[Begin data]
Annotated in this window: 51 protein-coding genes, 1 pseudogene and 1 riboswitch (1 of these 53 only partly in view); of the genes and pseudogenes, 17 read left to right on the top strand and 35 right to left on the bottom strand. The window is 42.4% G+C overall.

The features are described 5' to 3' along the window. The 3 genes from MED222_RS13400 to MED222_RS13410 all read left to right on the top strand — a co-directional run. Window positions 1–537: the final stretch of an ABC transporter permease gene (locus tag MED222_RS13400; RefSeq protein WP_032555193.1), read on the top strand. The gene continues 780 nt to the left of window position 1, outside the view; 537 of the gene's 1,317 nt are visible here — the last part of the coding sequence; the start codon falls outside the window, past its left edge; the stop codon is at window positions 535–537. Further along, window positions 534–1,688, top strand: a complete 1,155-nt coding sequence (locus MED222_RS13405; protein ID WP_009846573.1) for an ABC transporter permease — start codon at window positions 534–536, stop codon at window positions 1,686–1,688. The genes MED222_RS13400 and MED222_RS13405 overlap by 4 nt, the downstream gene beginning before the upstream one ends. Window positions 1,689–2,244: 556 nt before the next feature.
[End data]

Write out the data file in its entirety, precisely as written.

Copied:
Annotated in this window: 51 protein-coding genes, 1 pseudogene and 1 riboswitch (1 of these 53 only partly in view); of the genes and pseudogenes, 17 read left to right on the top strand and 35 right to left on the bottom strand. The window is 42.4% G+C overall.

The features are described 5' to 3' along the window. The 3 genes from MED222_RS13400 to MED222_RS13410 all read left to right on the top strand — a co-directional run. Window positions 1–537: the final stretch of an ABC transporter permease gene (locus tag MED222_RS13400; RefSeq protein WP_032555193.1), read on the top strand. The gene continues 780 nt to the left of window position 1, outside the view; 537 of the gene's 1,317 nt are visible here — the last part of the coding sequence; the start codon falls outside the window, past its left edge; the stop codon is at window positions 535–537. Further along, window positions 534–1,688, top strand: a complete 1,155-nt coding sequence (locus MED222_RS13405; protein ID WP_009846573.1) for an ABC transporter permease — start codon at window positions 534–536, stop codon at window positions 1,686–1,688. The genes MED222_RS13400 and MED222_RS13405 overlap by 4 nt, the downstream gene beginning before the upstream one ends. Window positions 1,689–2,244: 556 nt before the next feature.